Towers: Turbine towers are made from tubular steel and come in sections, usually three. They are easy enough to recycle. There. That was fast.

Blades: The bigger the blades are the more energy they generate. GEs Haliade X, which is likely to be considered for Waterford, is now being fitted with blades (made in Cherbourg) over 100 metres long. Turbine blades are made from fibreglass (older blades) or carbon fibre (newer blades). This means they are light and strong but it also means they are hard to recycle. This is becoming an issue now as the first generation of wind farms reach the end of their lifespan (wind farms currently last 20-25 years before they are decommissioned). There are experiments with converting the blades into useable substances, for instance into pellets to use in concrete or as glue, but the energy required for such transformations can be an issue.

Some people are getting creative. In Denmark, bike shelters are being made from turbine blades as are a number of playgrounds in the Netherlands. However, a lot of old blades are buried in places like the turbine graveyard, by the North Platte River in Casper, Wyoming in the U.S. Between last September and this March, it became the final resting place for 1,000 fibreglass turbine blades. Here in Ireland, UCC are looking at using parts of turbines for a Greenway bridge but how many old blades a country the size of Ireland can dispose of may be an issue. Perhaps we could live in them? As a non-home owner I would certainly consider it!

I have read elsewhere that there are experiments with lighter fabric-based skin on frames but I am not sure how that is developing. I’ll look at alternatives to the traditional windmills on which the turbine is based – which having been in use for 1000s of years are not really as innovative as they are made out to be – in another post.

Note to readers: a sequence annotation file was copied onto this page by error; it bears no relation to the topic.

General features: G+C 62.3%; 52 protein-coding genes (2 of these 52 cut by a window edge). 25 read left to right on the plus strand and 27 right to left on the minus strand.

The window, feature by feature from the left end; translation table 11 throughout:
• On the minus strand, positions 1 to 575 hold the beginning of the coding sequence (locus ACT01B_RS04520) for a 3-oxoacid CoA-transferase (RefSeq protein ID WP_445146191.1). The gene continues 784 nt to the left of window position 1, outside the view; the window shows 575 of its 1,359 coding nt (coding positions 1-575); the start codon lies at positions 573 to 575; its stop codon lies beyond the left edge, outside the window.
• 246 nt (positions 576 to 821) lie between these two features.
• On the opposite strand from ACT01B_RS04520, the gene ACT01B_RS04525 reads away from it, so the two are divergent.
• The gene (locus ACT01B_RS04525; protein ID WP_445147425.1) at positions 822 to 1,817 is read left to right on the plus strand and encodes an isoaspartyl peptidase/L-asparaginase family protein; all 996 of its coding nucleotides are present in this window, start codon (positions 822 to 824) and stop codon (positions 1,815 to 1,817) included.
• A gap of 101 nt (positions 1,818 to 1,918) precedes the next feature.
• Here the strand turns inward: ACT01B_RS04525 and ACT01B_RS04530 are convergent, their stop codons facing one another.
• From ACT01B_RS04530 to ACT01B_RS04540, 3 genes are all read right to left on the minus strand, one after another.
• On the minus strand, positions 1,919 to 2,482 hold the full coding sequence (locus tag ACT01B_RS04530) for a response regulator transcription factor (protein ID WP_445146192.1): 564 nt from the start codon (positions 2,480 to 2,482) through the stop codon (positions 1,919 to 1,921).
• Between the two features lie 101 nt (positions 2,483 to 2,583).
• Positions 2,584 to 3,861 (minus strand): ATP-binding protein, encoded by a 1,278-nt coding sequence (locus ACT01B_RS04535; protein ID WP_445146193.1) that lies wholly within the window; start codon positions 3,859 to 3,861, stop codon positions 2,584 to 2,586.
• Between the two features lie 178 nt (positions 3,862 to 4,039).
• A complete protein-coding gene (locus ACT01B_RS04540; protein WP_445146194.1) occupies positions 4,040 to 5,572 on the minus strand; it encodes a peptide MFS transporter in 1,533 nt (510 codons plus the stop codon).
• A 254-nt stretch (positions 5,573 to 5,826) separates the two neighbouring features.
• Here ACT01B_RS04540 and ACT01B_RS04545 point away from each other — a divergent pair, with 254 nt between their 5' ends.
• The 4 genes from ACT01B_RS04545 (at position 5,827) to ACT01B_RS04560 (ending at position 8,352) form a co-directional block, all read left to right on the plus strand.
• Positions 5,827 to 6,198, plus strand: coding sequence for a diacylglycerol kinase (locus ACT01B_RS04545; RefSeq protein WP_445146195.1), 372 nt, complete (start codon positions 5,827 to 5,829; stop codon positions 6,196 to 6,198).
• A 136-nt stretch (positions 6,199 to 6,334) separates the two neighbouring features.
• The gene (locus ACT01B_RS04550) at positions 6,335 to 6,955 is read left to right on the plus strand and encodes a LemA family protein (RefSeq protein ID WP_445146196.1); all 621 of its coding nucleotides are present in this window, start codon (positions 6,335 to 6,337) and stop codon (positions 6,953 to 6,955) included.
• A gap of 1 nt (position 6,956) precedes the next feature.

I think I’ll start looking at impacts on wildlife, what they are and how they are measured, next Saturday…

Other posts in the series are

The Winds of Change: Introduction to a series

Windy Wednesday: The distance to the horizon for Dummies

The Winds of Change: The Proposal(s)

Windy Wednesday: Some Windfarms

The Winds of Change: Block Island

Windy Wednesday: An Artist’s Impression in Progress

Links and References

https://www.windpowerengineering.com/comparing-offshore-wind-turbine-foundations/
https://www.designboom.com/design/denmark-repurposing-wind-turbine-blades-bike-garages-09-27-2021/
https://www.bbc.com/news/business-51325101
https://www.researchgate.net/figure/Different-foundations-to-support-offshore-wind-turbines-based-on-water-depths_fig5_323118519

The Winds of Change: Block Island

The story of Block Island caught my eye. Block Island off Rhode Island is a permanent home to 1000 residents. In the summer times, daily visitors number between 10 to 20,000. Electricity supply has been problematic with some using generators and their own wind turbines. An application by the community for a grant for an undersea cable to connect to the mainland grid was rejected. The proposed wind turbines, 5 Haliade 6MW turbines, seemed a no-brainer for most though there were those who objected to it. But this small, private wind farm went ahead and began commercial operation in 2016. But there have been problems. Within a couple of years, the undersea cable connecting to the mainland (as part of the wind farm project) became uncovered at the island end for it had only been buried in places at four-foot depth to save money. Warning flags appeared on some beaches for a while and the cable had to be reburied at the cost of $31million. This reburial also has also problems with blockages and sediment.